Inference with Multi-Step Reasoning

Problem statement

As models get more powerful at human-like reasoning, we would like to leverage them to solve tasks which are too complex for zero-shot prediction or in-context learning. Certain problems can be decomposed into simpler problems that the model can solve without finetuning, and the outputs generated when solving these simpler tasks can be used as cues for generating further prompts to complete the final task. This is a bit like the model prompting itself.

What does this mean in practice?

In practice, we can use the standard tools to process our data for the initial task(s), whose prompts do not depend on the previous task outputs. However, we do not know in advance the prompts for the remainder of the tasks, because these depend on the labels generated at previous steps. Therefore, unlike in all helpful examples in the docs, we have to run calls to get the prompt and tokenize after the initial tasks have completed. Crucially, we would like to leverage the Trainer and its capability to run distributed inference, and also process the task data once while ensuring it is available to all replicas. A rough sketch of my proposed implementation is:

class TrainerForMultiStepReasoning(Seq2SeqTrainer):

    def multi_step_reasoning_predict(
            test_dataset: Union[Dict[str, Dataset], Dataset],
            ignore_keys: Optional[list[str]] = None,
            metric_key_prefix: str = "test",
    ) -> Union[PredictionOutput, Dict[str, PredictionOutput]]:
        """Extends `predict` method to enable it to make predictions on a
        sequence of tasks where later tasks prompts depend on earlier task outputs.

        if isinstance(test_dataset, dict):
            task_predictions = defaultdict()
            # note that compute_metrics becomes stateful and is task aware.
            # compatibility maintained by implementing __call__(predictions)
            for task in self.compute_metrics.task_iter:
                task_name =
                task_processed = task.processed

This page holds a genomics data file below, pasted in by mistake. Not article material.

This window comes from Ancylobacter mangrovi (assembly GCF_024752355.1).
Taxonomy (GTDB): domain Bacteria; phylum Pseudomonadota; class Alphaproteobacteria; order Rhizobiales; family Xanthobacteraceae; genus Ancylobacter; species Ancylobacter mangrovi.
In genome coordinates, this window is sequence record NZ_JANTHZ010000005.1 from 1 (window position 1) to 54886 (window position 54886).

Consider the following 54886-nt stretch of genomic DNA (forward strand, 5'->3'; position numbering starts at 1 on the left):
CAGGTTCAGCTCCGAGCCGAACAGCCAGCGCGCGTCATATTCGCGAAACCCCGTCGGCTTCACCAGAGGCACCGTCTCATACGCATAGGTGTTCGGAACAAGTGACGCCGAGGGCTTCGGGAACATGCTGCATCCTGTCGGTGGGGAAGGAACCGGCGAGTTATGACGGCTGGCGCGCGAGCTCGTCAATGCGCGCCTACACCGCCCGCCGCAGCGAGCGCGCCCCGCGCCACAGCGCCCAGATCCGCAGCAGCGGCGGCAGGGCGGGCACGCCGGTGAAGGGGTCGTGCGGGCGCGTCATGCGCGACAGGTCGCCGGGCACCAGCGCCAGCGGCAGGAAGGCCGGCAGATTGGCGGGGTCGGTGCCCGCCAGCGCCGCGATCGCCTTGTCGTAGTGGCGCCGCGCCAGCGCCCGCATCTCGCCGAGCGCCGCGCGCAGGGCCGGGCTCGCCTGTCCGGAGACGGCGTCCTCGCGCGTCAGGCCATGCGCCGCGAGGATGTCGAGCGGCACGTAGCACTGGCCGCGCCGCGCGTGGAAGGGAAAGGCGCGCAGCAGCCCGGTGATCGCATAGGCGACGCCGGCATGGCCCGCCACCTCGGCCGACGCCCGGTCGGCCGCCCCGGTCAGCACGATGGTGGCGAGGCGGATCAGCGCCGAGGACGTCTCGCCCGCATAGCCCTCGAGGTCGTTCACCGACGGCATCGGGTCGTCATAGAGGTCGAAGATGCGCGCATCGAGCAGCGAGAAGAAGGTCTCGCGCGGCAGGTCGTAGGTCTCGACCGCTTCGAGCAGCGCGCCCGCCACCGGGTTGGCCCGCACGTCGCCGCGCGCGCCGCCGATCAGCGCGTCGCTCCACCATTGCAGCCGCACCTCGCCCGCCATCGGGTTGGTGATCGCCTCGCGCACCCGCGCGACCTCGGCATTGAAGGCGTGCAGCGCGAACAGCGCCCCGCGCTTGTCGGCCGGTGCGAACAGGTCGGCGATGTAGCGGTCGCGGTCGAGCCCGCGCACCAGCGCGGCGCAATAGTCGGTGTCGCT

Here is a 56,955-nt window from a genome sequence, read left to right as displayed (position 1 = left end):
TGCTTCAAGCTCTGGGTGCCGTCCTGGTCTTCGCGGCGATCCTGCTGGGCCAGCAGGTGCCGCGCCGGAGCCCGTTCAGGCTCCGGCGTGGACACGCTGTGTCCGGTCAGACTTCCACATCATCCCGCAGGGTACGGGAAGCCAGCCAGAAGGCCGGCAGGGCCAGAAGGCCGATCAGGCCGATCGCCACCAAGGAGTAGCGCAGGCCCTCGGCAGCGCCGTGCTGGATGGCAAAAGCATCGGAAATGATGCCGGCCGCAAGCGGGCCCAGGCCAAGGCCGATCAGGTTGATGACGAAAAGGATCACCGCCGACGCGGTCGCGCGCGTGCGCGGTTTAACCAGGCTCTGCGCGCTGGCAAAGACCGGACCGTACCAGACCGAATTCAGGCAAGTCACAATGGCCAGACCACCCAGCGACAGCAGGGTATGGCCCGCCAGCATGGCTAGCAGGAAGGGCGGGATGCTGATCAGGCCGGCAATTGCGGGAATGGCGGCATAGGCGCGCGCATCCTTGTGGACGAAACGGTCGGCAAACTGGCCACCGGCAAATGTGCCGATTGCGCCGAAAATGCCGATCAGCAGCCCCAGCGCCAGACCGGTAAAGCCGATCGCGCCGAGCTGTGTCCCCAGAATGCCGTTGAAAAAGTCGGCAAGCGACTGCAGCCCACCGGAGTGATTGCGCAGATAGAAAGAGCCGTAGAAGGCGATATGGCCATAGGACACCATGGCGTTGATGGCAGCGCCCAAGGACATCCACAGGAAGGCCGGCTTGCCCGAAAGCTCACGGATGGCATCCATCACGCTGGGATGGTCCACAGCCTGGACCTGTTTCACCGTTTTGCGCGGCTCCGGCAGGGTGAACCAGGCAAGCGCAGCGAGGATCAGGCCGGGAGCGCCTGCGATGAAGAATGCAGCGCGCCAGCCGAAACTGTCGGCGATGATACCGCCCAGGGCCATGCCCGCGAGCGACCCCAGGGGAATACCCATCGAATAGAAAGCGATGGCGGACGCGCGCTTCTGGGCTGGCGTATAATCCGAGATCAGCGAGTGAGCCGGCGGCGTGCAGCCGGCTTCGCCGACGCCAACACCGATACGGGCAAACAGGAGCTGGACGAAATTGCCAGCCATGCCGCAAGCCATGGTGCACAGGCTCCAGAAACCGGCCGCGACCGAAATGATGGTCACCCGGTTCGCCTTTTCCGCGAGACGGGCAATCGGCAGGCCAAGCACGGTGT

# if task has no dependency then it's just a standard predict call
                if task_processed:
                    task_predictions[task_name] = self.predict(
                    # block replicas and execute processing in main process
                    # preprocessor.preprocess runs under the hood with load_from_cache_file=True
                    with self.args.main_process_first(
                            desc=f'Processing data for task {task_name}'
                        this_task_processed_dataset = preprocessor.preprocess(

                    task_predictions[task_name] = self.predict(
                        ignore_keys = ignore_keys,
                        metric_key_prefix = f"{metric_key_prefix}-{task_name}"
            return task_predictions

            return self.predict(

Things to note:

  • compute_metrics is stateful and manages the task ordering and storing relevant information for future tasks pre-processing. This is a bit hacky but then I want to minimally change the trainer, and this seems like a sensible option

My question

  1. Are there any pitfalls with using the main_process_first context manager in the way I am planning? My feeling is that this is going to block all replicas until the preprocessing is done, and that they will simply load the processed dataset from cache and proceed with the inference? @sgugger, doe my thinking/implementation make sense?
  2. The same machinery should work for evaluation as well? The only difference would be that the implementation would be likely included inside _maybe_log_save_evaluate.

@lhoestq, given our super productive discussion in the other thread, is my on-the-fly processing correctly sketched here too? Note that unlike the other post, here we just have to fill in part of the prompt based on a previous generation, we don’t build the data on the fly. preprocessor.preprocess looks at the previous generations (stored in self.compute_metrics.task_outputs), runs to compete the prompts and tokenizes the data.